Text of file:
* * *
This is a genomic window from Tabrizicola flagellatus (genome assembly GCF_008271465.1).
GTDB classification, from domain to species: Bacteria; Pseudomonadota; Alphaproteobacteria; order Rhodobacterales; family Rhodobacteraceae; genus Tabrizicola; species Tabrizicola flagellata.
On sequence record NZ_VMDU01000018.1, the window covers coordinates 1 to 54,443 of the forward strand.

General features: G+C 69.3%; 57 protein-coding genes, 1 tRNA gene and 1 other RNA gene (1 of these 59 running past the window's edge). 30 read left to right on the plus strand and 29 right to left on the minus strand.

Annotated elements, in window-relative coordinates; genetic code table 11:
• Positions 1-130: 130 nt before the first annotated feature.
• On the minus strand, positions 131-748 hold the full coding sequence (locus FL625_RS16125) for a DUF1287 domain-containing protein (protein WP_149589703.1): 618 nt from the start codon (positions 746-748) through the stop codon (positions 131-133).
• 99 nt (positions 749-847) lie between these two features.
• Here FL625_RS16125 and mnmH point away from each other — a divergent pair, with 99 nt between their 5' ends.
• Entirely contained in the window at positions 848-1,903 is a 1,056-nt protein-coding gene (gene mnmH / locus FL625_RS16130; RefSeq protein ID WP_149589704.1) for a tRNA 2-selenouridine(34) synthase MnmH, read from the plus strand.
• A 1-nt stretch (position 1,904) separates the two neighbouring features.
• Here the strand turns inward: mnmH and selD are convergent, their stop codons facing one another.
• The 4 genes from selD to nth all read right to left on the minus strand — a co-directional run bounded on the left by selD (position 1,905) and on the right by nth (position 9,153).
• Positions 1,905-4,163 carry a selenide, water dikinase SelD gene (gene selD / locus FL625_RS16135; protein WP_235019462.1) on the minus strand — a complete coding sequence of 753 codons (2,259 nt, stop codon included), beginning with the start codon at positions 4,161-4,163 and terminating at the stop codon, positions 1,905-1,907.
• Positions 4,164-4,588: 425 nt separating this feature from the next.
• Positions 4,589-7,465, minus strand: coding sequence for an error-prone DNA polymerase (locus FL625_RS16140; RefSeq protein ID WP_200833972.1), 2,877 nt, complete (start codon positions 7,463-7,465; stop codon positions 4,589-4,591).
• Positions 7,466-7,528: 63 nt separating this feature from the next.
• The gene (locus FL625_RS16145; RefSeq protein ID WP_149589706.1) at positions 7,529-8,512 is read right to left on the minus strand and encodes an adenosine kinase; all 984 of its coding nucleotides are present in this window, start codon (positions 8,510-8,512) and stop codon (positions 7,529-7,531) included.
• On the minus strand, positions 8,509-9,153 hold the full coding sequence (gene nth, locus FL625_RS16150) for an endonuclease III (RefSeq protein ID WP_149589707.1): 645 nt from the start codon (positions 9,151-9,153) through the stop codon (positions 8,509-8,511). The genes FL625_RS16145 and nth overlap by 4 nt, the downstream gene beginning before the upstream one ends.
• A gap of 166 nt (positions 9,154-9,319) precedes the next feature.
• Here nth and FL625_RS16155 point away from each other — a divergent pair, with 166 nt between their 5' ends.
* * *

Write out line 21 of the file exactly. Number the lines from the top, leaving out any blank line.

• Here nth and FL625_RS16155 point away from each other — a divergent pair, with 166 nt between their 5' ends.